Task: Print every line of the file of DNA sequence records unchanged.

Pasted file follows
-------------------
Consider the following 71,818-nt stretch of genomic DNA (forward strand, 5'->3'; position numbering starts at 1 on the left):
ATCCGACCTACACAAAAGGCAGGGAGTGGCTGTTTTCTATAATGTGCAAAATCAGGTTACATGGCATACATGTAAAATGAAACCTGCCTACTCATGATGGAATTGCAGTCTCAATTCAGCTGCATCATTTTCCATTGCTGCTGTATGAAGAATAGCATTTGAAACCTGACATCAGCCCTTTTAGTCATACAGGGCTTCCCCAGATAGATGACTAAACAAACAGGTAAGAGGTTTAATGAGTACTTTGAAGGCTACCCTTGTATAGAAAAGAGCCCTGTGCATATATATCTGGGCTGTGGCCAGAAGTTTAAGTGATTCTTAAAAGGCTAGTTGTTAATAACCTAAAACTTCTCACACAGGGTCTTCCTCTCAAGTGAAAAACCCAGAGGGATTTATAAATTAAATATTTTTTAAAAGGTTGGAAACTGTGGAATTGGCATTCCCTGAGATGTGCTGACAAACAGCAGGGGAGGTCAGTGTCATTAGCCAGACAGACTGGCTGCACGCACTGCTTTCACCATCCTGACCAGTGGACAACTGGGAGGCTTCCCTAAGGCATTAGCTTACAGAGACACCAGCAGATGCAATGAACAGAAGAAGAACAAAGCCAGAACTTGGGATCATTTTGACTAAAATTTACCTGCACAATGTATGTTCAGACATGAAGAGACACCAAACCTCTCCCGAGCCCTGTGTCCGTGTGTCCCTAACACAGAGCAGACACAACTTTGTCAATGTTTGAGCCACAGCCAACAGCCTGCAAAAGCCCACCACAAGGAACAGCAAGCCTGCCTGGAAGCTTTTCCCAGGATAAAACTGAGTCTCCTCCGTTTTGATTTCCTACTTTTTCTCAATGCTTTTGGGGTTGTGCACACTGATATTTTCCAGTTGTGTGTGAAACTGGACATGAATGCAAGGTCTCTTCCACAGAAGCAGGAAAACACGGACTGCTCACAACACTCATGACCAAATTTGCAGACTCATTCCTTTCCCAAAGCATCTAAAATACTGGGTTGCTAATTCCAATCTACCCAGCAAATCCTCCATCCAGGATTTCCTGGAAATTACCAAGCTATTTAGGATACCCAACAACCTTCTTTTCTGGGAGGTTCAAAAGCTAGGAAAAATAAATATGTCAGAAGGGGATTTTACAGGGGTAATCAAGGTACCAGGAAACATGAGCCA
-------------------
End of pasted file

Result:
Consider the following 71,818-nt stretch of genomic DNA (forward strand, 5'->3'; position numbering starts at 1 on the left):
ATCCGACCTACACAAAAGGCAGGGAGTGGCTGTTTTCTATAATGTGCAAAATCAGGTTACATGGCATACATGTAAAATGAAACCTGCCTACTCATGATGGAATTGCAGTCTCAATTCAGCTGCATCATTTTCCATTGCTGCTGTATGAAGAATAGCATTTGAAACCTGACATCAGCCCTTTTAGTCATACAGGGCTTCCCCAGATAGATGACTAAACAAACAGGTAAGAGGTTTAATGAGTACTTTGAAGGCTACCCTTGTATAGAAAAGAGCCCTGTGCATATATATCTGGGCTGTGGCCAGAAGTTTAAGTGATTCTTAAAAGGCTAGTTGTTAATAACCTAAAACTTCTCACACAGGGTCTTCCTCTCAAGTGAAAAACCCAGAGGGATTTATAAATTAAATATTTTTTAAAAGGTTGGAAACTGTGGAATTGGCATTCCCTGAGATGTGCTGACAAACAGCAGGGGAGGTCAGTGTCATTAGCCAGACAGACTGGCTGCACGCACTGCTTTCACCATCCTGACCAGTGGACAACTGGGAGGCTTCCCTAAGGCATTAGCTTACAGAGACACCAGCAGATGCAATGAACAGAAGAAGAACAAAGCCAGAACTTGGGATCATTTTGACTAAAATTTACCTGCACAATGTATGTTCAGACATGAAGAGACACCAAACCTCTCCCGAGCCCTGTGTCCGTGTGTCCCTAACACAGAGCAGACACAACTTTGTCAATGTTTGAGCCACAGCCAACAGCCTGCAAAAGCCCACCACAAGGAACAGCAAGCCTGCCTGGAAGCTTTTCCCAGGATAAAACTGAGTCTCCTCCGTTTTGATTTCCTACTTTTTCTCAATGCTTTTGGGGTTGTGCACACTGATATTTTCCAGTTGTGTGTGAAACTGGACATGAATGCAAGGTCTCTTCCACAGAAGCAGGAAAACACGGACTGCTCACAACACTCATGACCAAATTTGCAGACTCATTCCTTTCCCAAAGCATCTAAAATACTGGGTTGCTAATTCCAATCTACCCAGCAAATCCTCCATCCAGGATTTCCTGGAAATTACCAAGCTATTTAGGATACCCAACAACCTTCTTTTCTGGGAGGTTCAAAAGCTAGGAAAAATAAATATGTCAGAAGGGGATTTTACAGGGGTAATCAAGGTACCAGGAAACATGAGCCA